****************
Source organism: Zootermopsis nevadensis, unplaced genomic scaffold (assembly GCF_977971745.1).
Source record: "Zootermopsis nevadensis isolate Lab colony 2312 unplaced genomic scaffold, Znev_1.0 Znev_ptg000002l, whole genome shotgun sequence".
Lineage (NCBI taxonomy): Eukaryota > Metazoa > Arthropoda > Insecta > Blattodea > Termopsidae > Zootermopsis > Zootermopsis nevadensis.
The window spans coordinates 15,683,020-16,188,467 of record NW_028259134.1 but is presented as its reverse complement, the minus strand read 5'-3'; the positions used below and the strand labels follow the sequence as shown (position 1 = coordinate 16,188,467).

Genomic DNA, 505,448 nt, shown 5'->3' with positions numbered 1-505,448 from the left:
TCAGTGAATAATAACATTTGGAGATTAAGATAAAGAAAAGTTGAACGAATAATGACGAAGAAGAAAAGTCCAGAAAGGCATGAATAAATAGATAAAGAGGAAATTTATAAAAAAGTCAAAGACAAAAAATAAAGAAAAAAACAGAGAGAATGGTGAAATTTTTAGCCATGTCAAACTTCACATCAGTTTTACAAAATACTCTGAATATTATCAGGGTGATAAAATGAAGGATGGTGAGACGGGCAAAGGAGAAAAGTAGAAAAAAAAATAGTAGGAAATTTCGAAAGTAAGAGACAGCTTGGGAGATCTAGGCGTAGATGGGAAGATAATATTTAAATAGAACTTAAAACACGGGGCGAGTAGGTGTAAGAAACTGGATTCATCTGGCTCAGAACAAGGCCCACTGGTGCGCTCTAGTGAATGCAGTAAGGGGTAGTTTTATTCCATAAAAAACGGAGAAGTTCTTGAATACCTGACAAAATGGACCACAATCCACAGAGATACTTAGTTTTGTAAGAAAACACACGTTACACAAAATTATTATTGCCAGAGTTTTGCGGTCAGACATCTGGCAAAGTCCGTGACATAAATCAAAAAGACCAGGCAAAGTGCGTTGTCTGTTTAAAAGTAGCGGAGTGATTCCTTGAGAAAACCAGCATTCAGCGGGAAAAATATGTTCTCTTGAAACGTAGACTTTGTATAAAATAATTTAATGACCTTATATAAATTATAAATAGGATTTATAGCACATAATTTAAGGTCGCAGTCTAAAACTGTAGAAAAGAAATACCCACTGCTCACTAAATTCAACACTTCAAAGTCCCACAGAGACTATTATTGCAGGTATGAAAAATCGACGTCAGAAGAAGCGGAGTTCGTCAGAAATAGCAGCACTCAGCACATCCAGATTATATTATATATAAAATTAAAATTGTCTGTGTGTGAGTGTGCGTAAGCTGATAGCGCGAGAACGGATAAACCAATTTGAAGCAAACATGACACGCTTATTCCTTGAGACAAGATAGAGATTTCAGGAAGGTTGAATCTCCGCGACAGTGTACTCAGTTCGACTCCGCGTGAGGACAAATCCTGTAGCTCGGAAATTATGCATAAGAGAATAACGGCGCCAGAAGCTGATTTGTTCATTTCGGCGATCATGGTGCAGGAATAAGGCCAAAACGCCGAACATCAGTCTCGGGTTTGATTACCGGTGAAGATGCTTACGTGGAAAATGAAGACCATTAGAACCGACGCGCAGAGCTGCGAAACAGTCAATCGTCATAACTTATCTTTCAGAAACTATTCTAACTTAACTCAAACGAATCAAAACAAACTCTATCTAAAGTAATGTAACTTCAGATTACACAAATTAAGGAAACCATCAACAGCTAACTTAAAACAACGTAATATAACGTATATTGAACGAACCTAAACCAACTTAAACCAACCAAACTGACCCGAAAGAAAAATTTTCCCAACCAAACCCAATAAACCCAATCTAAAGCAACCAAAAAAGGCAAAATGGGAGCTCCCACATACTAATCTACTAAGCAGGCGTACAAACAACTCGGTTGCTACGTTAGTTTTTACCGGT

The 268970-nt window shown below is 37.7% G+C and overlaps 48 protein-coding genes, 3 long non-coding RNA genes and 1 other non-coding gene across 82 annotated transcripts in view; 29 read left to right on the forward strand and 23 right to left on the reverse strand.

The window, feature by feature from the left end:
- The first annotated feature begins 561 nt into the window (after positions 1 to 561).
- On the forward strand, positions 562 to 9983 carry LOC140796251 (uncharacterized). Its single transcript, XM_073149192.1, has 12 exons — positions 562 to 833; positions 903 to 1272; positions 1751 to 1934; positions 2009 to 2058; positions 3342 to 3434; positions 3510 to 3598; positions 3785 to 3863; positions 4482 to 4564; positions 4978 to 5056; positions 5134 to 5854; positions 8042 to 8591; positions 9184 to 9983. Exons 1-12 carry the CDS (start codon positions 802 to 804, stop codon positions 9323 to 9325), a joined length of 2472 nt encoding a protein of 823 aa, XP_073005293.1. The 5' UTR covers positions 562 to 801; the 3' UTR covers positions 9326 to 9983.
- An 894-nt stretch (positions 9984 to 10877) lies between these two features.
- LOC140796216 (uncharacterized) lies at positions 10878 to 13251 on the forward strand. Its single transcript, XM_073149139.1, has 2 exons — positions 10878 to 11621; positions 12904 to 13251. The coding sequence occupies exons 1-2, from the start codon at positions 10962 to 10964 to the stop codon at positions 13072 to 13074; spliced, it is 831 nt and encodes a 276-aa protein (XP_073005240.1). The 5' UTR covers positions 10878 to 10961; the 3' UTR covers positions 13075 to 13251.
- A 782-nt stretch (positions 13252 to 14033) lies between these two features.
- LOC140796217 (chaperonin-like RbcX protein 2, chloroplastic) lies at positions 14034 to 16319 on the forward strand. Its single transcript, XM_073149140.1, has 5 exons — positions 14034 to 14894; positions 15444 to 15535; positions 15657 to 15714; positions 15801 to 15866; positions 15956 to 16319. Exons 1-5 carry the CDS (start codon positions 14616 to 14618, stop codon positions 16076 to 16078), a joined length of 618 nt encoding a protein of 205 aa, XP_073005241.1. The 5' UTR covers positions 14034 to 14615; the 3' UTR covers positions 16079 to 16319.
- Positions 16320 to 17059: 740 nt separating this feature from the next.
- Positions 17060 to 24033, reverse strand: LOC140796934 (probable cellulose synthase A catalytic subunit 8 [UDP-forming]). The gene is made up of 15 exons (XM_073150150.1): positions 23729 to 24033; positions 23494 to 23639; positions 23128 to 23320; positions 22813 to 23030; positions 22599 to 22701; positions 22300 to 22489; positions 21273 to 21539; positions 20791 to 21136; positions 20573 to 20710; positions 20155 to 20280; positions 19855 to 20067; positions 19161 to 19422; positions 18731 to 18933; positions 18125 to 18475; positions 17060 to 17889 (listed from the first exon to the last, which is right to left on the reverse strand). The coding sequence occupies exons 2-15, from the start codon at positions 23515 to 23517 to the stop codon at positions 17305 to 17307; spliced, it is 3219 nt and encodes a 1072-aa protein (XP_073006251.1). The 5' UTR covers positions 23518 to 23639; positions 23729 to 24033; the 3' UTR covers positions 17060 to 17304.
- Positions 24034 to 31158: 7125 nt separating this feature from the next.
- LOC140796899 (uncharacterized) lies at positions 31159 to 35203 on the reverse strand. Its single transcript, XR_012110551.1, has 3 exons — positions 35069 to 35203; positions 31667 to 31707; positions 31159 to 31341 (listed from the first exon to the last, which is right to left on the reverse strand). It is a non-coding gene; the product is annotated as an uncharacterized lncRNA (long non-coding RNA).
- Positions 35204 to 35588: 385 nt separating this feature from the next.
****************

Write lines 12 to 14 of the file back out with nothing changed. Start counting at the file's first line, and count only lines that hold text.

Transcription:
- LOC140796216 (uncharacterized) lies at positions 10878 to 13251 on the forward strand. Its single transcript, XM_073149139.1, has 2 exons — positions 10878 to 11621; positions 12904 to 13251. The coding sequence occupies exons 1-2, from the start codon at positions 10962 to 10964 to the stop codon at positions 13072 to 13074; spliced, it is 831 nt and encodes a 276-aa protein (XP_073005240.1). The 5' UTR covers positions 10878 to 10961; the 3' UTR covers positions 13075 to 13251.
- A 782-nt stretch (positions 13252 to 14033) lies between these two features.
- LOC140796217 (chaperonin-like RbcX protein 2, chloroplastic) lies at positions 14034 to 16319 on the forward strand. Its single transcript, XM_073149140.1, has 5 exons — positions 14034 to 14894; positions 15444 to 15535; positions 15657 to 15714; positions 15801 to 15866; positions 15956 to 16319. Exons 1-5 carry the CDS (start codon positions 14616 to 14618, stop codon positions 16076 to 16078), a joined length of 618 nt encoding a protein of 205 aa, XP_073005241.1. The 5' UTR covers positions 14034 to 14615; the 3' UTR covers positions 16079 to 16319.